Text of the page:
University of Colorado Chancellor Phil DiStefano fired athletic director Mike Bohn in May, in part, because he said he wanted the athletic department to be run more like a business.
Yet, somehow this week the Buffaloes won a national championship for doing exactly that in the 2012-13 academic year.
Yes, a national championship.
I find it deliciously awkward that this national title is actually called the Excellence in Management Cup. I honestly couldn't make this up.
Mike Bohn, you're fired.
We don't like how you're managing our athletic department.
And take your Excellence in Management Cup with you.
Each year the Laboratory for the Study of Intercollegiate Athletics at Texas A&M University evaluates every school in the Football Bowl Subdivision to see which athletic departments are winning the most conference and national titles and spending the least amount of money to do so.
Basically, the study says no other major athletic department in the nation did more with less than CU in the past year.
Don't feel alone if you're just learning this is a thing. I just found out this week, too. Though I find it curious that I didn't find out from CU. This is something about which the school and the athletic department should be proud.
Several of the other schools who did well published press releases about their success on their websites.
CU won the coed national title in skiing and a Pac-12 Conference title in men's cross country. Multiple student-athletes also won individual conference and national titles. Meanwhile the department was enduring a $7.5 million shortfall because the program that pays all the bills -- football -- was in shambles.
Don't ask me how Oregon and the gazillion dollars it spends on uniforms, facilities and running backs from Texas finished second in a competition that rewards departments for maximizing efficiencies. The Ducks clearly are not pinching pennies.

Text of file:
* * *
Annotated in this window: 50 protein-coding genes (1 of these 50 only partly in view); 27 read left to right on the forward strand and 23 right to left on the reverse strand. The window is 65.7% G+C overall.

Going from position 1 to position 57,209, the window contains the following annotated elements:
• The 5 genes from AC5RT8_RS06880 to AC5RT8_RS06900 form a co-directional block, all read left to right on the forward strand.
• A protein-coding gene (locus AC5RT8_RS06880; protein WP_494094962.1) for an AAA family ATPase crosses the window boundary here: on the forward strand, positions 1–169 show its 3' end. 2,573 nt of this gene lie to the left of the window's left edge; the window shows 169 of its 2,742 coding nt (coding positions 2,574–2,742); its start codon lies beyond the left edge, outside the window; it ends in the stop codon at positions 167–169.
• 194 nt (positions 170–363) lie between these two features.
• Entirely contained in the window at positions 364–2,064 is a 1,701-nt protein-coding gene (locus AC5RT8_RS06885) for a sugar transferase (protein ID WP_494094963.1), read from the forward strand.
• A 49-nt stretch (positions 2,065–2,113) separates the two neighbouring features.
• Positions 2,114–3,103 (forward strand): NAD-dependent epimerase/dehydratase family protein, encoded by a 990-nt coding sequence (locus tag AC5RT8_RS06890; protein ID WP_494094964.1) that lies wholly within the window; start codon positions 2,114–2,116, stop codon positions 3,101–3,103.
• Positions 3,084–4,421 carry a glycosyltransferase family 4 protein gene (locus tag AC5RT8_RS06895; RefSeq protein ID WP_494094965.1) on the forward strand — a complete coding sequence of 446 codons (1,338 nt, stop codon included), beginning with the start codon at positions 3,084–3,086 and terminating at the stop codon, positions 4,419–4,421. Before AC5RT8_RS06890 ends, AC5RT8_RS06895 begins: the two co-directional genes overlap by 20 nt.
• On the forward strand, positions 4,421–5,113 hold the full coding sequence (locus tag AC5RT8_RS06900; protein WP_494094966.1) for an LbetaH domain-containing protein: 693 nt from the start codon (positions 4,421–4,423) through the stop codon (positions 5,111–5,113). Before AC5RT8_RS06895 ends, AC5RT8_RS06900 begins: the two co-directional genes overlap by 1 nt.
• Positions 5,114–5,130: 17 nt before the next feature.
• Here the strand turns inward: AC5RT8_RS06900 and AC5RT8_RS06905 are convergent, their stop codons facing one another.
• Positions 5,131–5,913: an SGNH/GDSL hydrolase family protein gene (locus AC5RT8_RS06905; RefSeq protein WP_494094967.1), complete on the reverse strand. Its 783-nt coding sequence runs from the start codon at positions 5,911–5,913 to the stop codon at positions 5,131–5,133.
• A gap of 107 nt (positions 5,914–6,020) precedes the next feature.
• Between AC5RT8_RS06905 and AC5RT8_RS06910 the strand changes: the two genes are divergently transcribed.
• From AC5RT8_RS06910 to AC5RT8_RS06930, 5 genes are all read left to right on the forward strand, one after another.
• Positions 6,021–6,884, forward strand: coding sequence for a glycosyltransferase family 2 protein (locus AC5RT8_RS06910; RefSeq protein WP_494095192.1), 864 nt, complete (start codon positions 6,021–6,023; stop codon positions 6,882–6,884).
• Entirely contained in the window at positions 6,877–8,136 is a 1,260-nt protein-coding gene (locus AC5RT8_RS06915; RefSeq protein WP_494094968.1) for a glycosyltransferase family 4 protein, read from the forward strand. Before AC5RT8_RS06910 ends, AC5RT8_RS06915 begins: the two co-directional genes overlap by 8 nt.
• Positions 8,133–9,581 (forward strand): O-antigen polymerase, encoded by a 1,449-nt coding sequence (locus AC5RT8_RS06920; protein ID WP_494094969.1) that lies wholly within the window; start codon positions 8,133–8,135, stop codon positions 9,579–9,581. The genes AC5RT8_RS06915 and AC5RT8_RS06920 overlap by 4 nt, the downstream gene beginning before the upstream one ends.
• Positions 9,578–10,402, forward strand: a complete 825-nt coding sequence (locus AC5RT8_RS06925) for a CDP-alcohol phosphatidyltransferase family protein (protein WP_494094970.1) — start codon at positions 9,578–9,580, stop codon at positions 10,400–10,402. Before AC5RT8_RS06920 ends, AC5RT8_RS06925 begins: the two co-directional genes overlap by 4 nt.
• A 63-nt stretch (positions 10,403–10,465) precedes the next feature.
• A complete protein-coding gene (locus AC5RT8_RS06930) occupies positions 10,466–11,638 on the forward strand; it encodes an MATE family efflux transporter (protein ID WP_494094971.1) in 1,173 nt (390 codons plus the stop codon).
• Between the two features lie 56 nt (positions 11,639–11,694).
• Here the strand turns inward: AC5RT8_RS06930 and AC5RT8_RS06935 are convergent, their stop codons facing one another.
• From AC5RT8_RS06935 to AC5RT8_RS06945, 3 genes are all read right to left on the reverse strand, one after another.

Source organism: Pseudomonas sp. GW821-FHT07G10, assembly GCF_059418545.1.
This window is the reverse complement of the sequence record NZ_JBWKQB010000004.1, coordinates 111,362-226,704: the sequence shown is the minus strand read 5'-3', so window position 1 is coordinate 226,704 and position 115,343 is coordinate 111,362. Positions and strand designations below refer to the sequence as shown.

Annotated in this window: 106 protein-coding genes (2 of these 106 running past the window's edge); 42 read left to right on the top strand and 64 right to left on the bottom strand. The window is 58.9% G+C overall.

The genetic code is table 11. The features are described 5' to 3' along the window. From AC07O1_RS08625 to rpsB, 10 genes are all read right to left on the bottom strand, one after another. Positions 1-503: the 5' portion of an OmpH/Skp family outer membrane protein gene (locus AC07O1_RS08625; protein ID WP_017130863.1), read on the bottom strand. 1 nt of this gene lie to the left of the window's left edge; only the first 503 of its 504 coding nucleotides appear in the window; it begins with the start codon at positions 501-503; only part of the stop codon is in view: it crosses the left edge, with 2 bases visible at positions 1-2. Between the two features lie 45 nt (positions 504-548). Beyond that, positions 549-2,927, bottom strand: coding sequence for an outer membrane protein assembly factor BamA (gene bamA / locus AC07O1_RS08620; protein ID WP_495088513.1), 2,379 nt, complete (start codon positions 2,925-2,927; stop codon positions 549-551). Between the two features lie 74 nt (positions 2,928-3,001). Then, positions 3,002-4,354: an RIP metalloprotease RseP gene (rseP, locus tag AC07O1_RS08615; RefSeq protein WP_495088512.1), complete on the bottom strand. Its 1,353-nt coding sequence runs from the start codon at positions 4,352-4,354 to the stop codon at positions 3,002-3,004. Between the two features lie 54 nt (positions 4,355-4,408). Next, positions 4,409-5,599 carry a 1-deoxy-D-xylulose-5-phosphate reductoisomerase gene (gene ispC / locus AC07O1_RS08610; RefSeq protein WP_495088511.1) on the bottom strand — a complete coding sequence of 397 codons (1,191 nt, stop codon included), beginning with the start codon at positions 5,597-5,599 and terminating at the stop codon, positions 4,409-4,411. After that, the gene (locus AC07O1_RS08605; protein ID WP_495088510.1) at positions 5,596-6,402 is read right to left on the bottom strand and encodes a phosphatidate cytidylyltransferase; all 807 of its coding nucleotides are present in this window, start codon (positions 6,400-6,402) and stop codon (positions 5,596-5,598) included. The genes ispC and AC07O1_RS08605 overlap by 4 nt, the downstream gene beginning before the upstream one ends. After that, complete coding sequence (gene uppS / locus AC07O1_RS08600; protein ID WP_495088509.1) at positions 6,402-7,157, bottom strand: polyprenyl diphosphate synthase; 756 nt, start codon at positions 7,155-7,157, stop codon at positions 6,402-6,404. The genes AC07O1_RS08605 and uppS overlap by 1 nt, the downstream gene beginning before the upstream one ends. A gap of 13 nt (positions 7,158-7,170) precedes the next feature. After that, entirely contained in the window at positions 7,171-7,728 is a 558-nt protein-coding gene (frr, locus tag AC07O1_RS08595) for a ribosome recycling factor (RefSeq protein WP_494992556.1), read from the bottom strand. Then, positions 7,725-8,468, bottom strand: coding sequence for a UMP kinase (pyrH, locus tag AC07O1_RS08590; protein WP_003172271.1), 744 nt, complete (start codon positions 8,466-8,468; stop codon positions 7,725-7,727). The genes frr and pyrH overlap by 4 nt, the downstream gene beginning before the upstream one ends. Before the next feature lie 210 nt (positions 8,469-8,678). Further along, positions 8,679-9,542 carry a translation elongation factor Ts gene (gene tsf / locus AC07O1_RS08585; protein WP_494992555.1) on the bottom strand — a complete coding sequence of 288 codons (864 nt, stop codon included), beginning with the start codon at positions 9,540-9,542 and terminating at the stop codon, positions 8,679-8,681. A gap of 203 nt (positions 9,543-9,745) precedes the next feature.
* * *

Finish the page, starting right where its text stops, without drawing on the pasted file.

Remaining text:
I'm trusting that the folks at LSIA know what they're doing. It is an accredited program at a respected school after all and this isn't the first year they have done this.
According the LSIA website, the scoring method "awards more points to athletic departments that win conference and national championships while efficiently allocating money to win these championships. Other championship cups do not address natural competitive advantages given to universities that have higher operating budgets and play more sports."
The lab was started in 2003 and it has been awarding athletic departments for maximizing resources since 2009 with Utah State, Kent State (twice) and Akron winning previous titles.
Anyway, you can understand why CU hasn't made a big deal about this the way it normally might under different circumstances.
It's hard for the powers that be up there at Regent Hall to celebrate the accomplishment when the man who led the department most of the year was fired for, ahem, not doing any of this.
To be fair to DiStefano, there were some perfectly justifiable reasons for firing Bohn. The state of the football program in recent years is one. The $7.5 million deficit the department incurred last year is another. The public relations debacle of the Jon Embree firing and the circus atmosphere around the Butch Jones interview process in December were still more.
But DiStefano didn't choose to emphasize those points when he explained his decision. He chose to highlight wanting improved fundraising and business management of the program as his reasons.
Two months later, the people at the LSIA at Texas A&M have made his explanation look silly with a study that says CU was operating its department more efficiently than anyone in the nation.
Follow Kyle on Twitter: @KyleRingo